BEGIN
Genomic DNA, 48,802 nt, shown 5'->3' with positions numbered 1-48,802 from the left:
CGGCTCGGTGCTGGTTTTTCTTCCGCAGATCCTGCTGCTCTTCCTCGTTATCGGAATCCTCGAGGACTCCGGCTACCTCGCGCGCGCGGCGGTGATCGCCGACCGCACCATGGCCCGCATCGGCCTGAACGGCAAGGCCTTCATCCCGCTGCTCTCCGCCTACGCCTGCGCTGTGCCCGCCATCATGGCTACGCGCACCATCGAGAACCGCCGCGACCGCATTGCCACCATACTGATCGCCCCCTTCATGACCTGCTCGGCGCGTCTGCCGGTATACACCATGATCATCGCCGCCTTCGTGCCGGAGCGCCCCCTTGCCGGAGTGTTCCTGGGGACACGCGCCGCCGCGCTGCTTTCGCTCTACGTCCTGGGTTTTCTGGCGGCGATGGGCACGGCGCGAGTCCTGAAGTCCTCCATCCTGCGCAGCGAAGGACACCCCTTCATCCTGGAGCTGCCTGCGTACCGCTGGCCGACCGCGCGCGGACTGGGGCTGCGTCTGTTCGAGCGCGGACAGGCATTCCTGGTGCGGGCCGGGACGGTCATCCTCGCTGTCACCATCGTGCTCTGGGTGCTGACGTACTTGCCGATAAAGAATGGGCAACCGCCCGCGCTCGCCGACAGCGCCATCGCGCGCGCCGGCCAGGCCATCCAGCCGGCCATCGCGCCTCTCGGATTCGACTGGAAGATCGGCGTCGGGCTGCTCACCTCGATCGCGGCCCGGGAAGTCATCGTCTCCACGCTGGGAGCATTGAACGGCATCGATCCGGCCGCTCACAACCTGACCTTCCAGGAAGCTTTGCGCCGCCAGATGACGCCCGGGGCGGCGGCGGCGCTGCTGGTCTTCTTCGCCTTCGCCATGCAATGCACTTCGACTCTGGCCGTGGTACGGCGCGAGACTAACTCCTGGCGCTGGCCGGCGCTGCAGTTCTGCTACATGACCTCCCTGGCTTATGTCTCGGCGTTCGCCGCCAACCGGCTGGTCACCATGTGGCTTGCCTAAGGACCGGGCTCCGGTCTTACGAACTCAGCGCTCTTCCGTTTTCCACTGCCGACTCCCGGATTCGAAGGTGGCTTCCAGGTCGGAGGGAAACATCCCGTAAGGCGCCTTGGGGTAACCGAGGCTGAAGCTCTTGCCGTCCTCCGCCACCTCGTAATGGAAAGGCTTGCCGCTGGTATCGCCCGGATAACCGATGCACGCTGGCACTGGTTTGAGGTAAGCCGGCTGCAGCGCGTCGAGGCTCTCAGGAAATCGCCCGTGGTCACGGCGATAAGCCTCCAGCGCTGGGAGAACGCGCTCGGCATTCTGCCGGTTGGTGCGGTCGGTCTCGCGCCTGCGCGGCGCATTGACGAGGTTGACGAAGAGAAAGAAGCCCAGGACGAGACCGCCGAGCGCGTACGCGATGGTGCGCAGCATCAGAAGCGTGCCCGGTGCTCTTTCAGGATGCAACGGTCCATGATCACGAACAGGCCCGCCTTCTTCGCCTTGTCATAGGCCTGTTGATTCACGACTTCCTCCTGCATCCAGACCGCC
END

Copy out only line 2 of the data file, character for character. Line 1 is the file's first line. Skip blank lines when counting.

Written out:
CGGCTCGGTGCTGGTTTTTCTTCCGCAGATCCTGCTGCTCTTCCTCGTTATCGGAATCCTCGAGGACTCCGGCTACCTCGCGCGCGCGGCGGTGATCGCCGACCGCACCATGGCCCGCATCGGCCTGAACGGCAAGGCCTTCATCCCGCTGCTCTCCGCCTACGCCTGCGCTGTGCCCGCCATCATGGCTACGCGCACCATCGAGAACCGCCGCGACCGCATTGCCACCATACTGATCGCCCCCTTCATGACCTGCTCGGCGCGTCTGCCGGTATACACCATGATCATCGCCGCCTTCGTGCCGGAGCGCCCCCTTGCCGGAGTGTTCCTGGGGACACGCGCCGCCGCGCTGCTTTCGCTCTACGTCCTGGGTTTTCTGGCGGCGATGGGCACGGCGCGAGTCCTGAAGTCCTCCATCCTGCGCAGCGAAGGACACCCCTTCATCCTGGAGCTGCCTGCGTACCGCTGGCCGACCGCGCGCGGACTGGGGCTGCGTCTGTTCGAGCGCGGACAGGCATTCCTGGTGCGGGCCGGGACGGTCATCCTCGCTGTCACCATCGTGCTCTGGGTGCTGACGTACTTGCCGATAAAGAATGGGCAACCGCCCGCGCTCGCCGACAGCGCCATCGCGCGCGCCGGCCAGGCCATCCAGCCGGCCATCGCGCCTCTCGGATTCGACTGGAAGATCGGCGTCGGGCTGCTCACCTCGATCGCGGCCCGGGAAGTCATCGTCTCCACGCTGGGAGCATTGAACGGCATCGATCCGGCCGCTCACAACCTGACCTTCCAGGAAGCTTTGCGCCGCCAGATGACGCCCGGGGCGGCGGCGGCGCTGCTGGTCTTCTTCGCCTTCGCCATGCAATGCACTTCGACTCTGGCCGTGGTACGGCGCGAGACTAACTCCTGGCGCTGGCCGGCGCTGCAGTTCTGCTACATGACCTCCCTGGCTTATGTCTCGGCGTTCGCCGCCAACCGGCTGGTCACCATGTGGCTTGCCTAAGGACCGGGCTCCGGTCTTACGAACTCAGCGCTCTTCCGTTTTCCACTGCCGACTCCCGGATTCGAAGGTGGCTTCCAGGTCGGAGGGAAACATCCCGTAAGGCGCCTTGGGGTAACCGAGGCTGAAGCTCTTGCCGTCCTCCGCCACCTCGTAATGGAAAGGCTTGCCGCTGGTATCGCCCGGATAACCGATGCACGCTGGCACTGGTTTGAGGTAAGCCGGCTGCAGCGCGTCGAGGCTCTCAGGAAATCGCCCGTGGTCACGGCGATAAGCCTCCAGCGCTGGGAGAACGCGCTCGGCATTCTGCCGGTTGGTGCGGTCGGTCTCGCGCCTGCGCGGCGCATTGACGAGGTTGACGAAGAGAAAGAAGCCCAGGACGAGACCGCCGAGCGCGTACGCGATGGTGCGCAGCATCAGAAGCGTGCCCGGTGCTCTTTCAGGATGCAACGGTCCATGATCACGAACAGGCCCGCCTTCTTCGCCTTGTCATAGGCCTGTTGATTCACGACTTCCTCCTGCATCCAGACCGCC